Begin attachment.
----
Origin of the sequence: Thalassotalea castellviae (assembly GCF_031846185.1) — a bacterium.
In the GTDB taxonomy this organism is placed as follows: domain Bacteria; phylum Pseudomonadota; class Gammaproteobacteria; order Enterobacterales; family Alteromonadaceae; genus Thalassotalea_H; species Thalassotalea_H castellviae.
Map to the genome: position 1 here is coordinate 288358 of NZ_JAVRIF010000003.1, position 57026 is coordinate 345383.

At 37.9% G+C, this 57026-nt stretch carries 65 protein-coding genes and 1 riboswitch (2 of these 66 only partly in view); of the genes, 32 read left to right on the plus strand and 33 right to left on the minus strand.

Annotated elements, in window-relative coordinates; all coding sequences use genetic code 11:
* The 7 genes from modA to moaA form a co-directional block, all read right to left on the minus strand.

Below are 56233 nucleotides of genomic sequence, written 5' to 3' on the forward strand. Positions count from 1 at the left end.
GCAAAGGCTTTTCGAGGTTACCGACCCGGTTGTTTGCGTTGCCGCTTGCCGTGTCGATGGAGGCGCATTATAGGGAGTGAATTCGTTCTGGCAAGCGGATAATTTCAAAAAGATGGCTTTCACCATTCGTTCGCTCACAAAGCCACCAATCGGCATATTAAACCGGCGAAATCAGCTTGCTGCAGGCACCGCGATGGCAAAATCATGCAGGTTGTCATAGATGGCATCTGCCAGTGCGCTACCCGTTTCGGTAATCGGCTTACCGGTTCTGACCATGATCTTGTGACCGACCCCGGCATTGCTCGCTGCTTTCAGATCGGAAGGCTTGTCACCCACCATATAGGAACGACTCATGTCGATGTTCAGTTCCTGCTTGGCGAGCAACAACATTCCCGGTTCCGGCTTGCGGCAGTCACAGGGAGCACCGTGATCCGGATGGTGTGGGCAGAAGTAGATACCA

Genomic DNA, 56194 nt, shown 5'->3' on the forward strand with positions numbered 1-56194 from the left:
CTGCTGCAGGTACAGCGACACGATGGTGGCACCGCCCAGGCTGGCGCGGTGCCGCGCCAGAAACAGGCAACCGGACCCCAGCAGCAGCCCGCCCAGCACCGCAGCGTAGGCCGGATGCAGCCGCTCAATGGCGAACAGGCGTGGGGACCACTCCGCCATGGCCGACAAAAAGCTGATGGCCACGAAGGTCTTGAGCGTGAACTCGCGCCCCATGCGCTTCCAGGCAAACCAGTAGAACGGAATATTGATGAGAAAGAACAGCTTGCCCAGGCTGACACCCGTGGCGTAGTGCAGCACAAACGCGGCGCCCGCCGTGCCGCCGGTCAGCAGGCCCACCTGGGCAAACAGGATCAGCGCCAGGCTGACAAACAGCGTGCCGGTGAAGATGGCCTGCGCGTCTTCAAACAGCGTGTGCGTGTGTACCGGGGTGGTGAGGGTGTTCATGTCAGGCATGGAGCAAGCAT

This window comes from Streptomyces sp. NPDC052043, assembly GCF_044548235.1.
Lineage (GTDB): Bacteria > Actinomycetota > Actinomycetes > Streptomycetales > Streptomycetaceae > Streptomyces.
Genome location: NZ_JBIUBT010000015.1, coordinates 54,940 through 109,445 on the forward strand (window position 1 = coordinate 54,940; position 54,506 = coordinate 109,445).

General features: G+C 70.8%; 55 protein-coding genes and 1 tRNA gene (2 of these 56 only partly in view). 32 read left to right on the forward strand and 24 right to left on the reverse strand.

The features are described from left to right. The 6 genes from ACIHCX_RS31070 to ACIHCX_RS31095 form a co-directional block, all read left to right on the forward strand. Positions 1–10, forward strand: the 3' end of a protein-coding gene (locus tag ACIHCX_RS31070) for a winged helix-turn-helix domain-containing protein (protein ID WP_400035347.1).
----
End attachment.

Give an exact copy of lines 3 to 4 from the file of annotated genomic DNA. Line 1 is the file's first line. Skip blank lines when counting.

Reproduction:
Map to the genome: position 1 here is coordinate 288358 of NZ_JAVRIF010000003.1, position 57026 is coordinate 345383.

At 37.9% G+C, this 57026-nt stretch carries 65 protein-coding genes and 1 riboswitch (2 of these 66 only partly in view); of the genes, 32 read left to right on the plus strand and 33 right to left on the minus strand.